StefanD13 - I'm really surprised at that, though not disputing your experience at all. For myself, I can't use LCD/ LED displays (Apple or otherwise), but I've got a Super AMOLED display on my Samsung Galaxy Note, and I find it totally comfortable to use for extended periods. I guess, as LCD-averse types, that our differing responses to AMOLED might mean that other similar users could expect similarly differing experiences (which doesn't help you, I appreciate, but does mean that it doesn't necessarily follow that people who can't use LCD will automatically also have problems with all OLED options).

  • Gurm42 Level 1 Level 1

    I have to agree with FNP7. OLED is a completely different display technology from standard LED. The fact that it has the letters LED in it notwithstanding...


    I personally have no problems with OLED of any type, including Super AMOLED. That doesn't mean you don't, but I think that it's relatively unrelated to the issues you have with standard LCD+LED screens.


    Although, it could be some kind of sensitivity to the backlight? Maybe the blue light issues?


    Honestly I think that every terrible thing about displays comes together in the Macbook displays lately, but that it's a confluence of otherwise unrelated issues. When you combine LED (to which some people are sensitive) with ultra-high resomolutions (to which other people are sensitive) with PWM (to which other people are sensitive) you start getting some whackiness happening.

  • stanillee Level 1 Level 1

    Whilst it is clear that everyone seems to have some differences in their experiences I'm not convinced that there is no connection between the symptoms from LED backlighting in MBPs and OLED screens - simply on the basis that the syomtoms I 'personally' experience are exactly the same (just as quick and horrible).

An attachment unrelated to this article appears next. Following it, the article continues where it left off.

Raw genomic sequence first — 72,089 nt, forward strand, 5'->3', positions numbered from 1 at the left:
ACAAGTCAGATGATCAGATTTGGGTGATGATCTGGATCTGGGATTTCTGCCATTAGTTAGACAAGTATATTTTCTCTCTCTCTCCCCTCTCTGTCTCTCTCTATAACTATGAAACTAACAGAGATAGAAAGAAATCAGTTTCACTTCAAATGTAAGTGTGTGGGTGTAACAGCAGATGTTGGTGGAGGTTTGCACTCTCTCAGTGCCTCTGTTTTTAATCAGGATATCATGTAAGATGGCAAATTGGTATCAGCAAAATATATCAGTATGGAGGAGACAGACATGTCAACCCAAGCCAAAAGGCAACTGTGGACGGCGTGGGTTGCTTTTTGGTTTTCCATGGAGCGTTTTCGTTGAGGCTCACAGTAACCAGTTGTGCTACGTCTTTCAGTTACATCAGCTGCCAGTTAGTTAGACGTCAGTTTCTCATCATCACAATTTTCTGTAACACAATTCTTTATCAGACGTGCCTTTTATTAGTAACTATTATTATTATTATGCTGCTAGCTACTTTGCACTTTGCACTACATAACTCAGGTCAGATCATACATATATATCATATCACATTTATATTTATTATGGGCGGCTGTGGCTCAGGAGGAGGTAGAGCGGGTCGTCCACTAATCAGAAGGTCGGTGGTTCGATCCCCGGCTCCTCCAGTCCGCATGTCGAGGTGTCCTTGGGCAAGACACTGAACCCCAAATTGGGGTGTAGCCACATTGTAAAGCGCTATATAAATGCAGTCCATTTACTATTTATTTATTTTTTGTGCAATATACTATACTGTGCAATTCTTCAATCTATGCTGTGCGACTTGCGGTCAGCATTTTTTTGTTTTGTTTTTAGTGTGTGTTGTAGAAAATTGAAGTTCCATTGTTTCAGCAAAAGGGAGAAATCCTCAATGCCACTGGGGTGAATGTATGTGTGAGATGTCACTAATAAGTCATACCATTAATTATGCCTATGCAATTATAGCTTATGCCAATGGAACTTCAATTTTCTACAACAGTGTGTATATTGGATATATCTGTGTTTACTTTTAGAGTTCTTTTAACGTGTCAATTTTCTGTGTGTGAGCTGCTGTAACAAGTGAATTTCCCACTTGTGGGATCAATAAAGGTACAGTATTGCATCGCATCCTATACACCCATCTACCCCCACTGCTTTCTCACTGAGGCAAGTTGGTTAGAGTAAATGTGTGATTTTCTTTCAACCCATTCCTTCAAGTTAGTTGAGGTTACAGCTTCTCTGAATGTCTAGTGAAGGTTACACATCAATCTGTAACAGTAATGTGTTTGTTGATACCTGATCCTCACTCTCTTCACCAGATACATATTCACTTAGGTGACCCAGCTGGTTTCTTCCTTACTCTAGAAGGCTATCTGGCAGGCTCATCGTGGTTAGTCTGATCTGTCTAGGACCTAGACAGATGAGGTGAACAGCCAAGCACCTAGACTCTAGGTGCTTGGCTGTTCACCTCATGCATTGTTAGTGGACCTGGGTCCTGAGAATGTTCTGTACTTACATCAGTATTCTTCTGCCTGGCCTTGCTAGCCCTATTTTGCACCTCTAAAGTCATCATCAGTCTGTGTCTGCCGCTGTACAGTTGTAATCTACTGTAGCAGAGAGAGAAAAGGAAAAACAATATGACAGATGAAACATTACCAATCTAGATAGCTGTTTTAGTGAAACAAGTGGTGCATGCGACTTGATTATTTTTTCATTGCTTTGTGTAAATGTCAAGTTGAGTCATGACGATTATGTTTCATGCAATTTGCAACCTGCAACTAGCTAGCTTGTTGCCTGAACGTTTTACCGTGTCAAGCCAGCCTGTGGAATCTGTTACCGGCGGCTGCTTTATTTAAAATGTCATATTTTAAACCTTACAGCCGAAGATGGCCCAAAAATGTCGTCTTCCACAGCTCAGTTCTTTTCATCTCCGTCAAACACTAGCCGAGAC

If I was a betting man I'd  wager most people who've had these symptoms with MBP LED screens will have a similar reaction with OLED (although the connection and cause both may have nothing to do with LED in the end).


    The only Incentive to write this is a fear of someone purchasing as I did an OLED device thinking it would be different when it MAY not be.


    Check before buying!

  • StefanD13 Level 1 Level 1

    There are CCFL backlit screens which I can use, as there are also ones which I cannot stand. The same with LED backlit.

    Having also the recent experience with AMOLED and also after measuring PWM at different devices, I think PWM is not the main reason, while though making it worse when present.

    The most striking is the difference between iPad 1 and 2. While iPad 1 is my main eBook reader, the iPad 2 I cannot even use for reading news. Having the devices side by side I see little difference, maybe the iPad 2 white looks a bit warmer (which theoretically should help) otherwise nothing. So cannot blame font rendering, resolution, font size, etc...

    I'm clueless...

  • FNP7 Level 1 Level 1

    This is really random, and I don't want to go off on a tangent, but does anyone else who has the LED sensitivity described across this thread ever experience any trouble sleeping at night?


    I do, and I'm wondering if it might be linked to my usage of the Mac, and my sensitivity to its display, because for me the timing of the issue coincides precisely - ie the issue first arose at a point in time when I bought my first LED Macbook, and I believe is worse now after days where I've used my LED MBP.


    Obviously, correlation is not causation, and this is a complex area where simplistic speculation is unhelpful and unfair, so I'm not saying it must be the Mac, because I can't know that to be the case - more than likely, it isn't, but I'd just be interested to hear if anyone else with LED sensitivity has experienced similar issues (ie if they sometimes experience insomnia with no other obvious cause, and they are also acutely sensitive to LED displays, Mac or otherwise).